Businesses refresh desktops too often, conference told

Companies and public sector organisations are refreshing their desktop systems too often, leading to high levels of waste and huge carbon footprints,...

Companies and public sector organisations are refreshing their desktop systems too often, leading to high levels of waste and huge carbon footprints, according to speakers at GovNet's Government IT Goes Green conference yesterday.

While using lower-energy computers may be good for the environment, the high turnover of IT in many companies is leading to a glut of toxic waste that recycling agencies are finding increasingly hard to cope with.

More greenhouse gases are produced during the manufacture of technology than during its use, so campaigners are urging companies and consumers to buy less of it.

Experts are urging companies to "sweat" their IT for longer, and to take the costs of disposal and recycling into account when they buy equipment.

Jonathon Porritt, director of Forum for the Future, said, "Every year there £14bn worth of public spending on IT across government. A lot of that is churn of perfectly adequate IT that is replaced long before its sell by date. This is a policy that suits the business case of big suppliers."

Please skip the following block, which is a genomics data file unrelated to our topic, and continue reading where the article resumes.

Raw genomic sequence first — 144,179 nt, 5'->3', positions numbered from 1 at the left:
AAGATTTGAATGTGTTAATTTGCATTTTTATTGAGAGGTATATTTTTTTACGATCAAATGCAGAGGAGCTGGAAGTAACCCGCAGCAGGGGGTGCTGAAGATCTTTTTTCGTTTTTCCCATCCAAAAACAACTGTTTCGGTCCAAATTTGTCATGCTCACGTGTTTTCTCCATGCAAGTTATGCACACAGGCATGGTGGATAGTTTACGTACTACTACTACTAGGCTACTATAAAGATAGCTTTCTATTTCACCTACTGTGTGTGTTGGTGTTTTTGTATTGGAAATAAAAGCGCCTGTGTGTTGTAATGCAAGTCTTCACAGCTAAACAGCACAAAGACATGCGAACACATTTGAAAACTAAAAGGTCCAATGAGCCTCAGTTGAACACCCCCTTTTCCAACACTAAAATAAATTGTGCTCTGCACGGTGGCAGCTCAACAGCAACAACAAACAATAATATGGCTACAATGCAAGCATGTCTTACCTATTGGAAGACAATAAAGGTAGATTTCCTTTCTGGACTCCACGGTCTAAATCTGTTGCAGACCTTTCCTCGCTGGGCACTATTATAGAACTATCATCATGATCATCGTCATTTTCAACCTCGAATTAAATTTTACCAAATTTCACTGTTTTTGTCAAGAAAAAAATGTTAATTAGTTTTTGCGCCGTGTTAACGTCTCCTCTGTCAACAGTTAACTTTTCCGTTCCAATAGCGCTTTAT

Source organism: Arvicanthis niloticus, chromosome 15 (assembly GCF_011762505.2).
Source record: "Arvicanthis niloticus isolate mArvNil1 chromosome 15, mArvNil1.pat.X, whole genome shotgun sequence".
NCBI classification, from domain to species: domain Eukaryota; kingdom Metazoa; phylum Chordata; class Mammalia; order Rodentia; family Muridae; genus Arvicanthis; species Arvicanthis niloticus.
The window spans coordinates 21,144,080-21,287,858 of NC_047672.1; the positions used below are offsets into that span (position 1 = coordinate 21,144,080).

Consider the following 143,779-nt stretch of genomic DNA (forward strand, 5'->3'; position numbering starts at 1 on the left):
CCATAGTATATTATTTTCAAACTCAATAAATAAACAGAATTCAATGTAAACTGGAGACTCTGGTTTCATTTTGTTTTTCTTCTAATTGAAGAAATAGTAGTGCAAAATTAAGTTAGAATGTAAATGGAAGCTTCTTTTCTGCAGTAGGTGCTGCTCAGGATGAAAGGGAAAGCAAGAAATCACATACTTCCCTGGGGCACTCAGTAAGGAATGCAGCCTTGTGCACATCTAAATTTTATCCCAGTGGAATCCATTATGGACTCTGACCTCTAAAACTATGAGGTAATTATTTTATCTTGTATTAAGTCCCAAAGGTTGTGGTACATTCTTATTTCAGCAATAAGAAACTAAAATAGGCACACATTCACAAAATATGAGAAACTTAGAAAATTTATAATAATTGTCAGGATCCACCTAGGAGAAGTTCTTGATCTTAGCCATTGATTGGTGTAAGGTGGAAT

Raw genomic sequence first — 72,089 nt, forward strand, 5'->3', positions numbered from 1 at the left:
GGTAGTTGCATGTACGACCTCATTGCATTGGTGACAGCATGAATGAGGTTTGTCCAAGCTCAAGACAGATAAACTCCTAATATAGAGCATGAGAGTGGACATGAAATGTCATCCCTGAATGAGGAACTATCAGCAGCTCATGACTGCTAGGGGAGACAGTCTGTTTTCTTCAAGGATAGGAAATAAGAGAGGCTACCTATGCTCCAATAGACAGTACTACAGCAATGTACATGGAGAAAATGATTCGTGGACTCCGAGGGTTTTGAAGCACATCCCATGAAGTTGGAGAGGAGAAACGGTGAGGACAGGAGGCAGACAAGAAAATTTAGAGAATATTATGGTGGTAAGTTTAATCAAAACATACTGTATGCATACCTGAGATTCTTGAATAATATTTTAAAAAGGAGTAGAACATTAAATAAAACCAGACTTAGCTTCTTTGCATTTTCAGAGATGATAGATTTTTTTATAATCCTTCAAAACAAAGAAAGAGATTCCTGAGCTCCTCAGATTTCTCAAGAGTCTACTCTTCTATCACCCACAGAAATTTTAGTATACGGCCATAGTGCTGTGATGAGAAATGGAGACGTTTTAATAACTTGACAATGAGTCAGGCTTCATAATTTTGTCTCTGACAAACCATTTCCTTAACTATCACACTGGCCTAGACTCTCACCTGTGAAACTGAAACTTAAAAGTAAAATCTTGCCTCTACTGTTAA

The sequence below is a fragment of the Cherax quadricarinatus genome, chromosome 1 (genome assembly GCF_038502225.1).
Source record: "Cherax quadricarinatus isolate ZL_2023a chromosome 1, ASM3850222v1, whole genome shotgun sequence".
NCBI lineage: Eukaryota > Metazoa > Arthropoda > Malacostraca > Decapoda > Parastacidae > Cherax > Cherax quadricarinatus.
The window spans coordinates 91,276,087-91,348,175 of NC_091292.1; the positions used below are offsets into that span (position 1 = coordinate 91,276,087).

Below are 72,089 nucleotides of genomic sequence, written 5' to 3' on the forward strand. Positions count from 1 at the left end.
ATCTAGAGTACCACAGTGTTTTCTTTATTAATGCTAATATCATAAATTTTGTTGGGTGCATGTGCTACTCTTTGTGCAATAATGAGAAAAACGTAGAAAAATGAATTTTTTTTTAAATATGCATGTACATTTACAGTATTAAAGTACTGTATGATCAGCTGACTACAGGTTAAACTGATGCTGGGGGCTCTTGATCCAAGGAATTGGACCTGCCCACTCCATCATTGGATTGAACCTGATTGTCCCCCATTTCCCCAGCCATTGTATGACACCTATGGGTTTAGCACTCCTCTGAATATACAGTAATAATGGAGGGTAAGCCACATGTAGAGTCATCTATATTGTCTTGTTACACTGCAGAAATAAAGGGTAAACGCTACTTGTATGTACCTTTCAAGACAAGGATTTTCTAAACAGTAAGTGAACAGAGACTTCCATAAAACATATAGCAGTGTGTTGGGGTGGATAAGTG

He added that the practise of sweating IT assets for longer would become more necessary in the public sector, as "over the next five years that £14bn will be put under a microscope".

Malcolm Watson, general manager of IT recycling company Remploy e-cycle, said that buying energy efficient machines is not enough, because too many companies are still not realising how much IT they are dumping. "They don't think about the whole lifecycle," he said. "They don't realise they have got to put money aside for disposal at the procurement stage. Some organisations have yet to wake up. There is a whole shift of culture needed around the supply chain."

Some government departments, such as the Department for Work and Pensions, refresh their IT every five years instead of every three years.

Chris Chant, CIO at the Department for Culture, Media and Sport, said, "There's buying efficient equipment, but then there's not using equipment that you don't need to use. We need to think about both sides of the equation."

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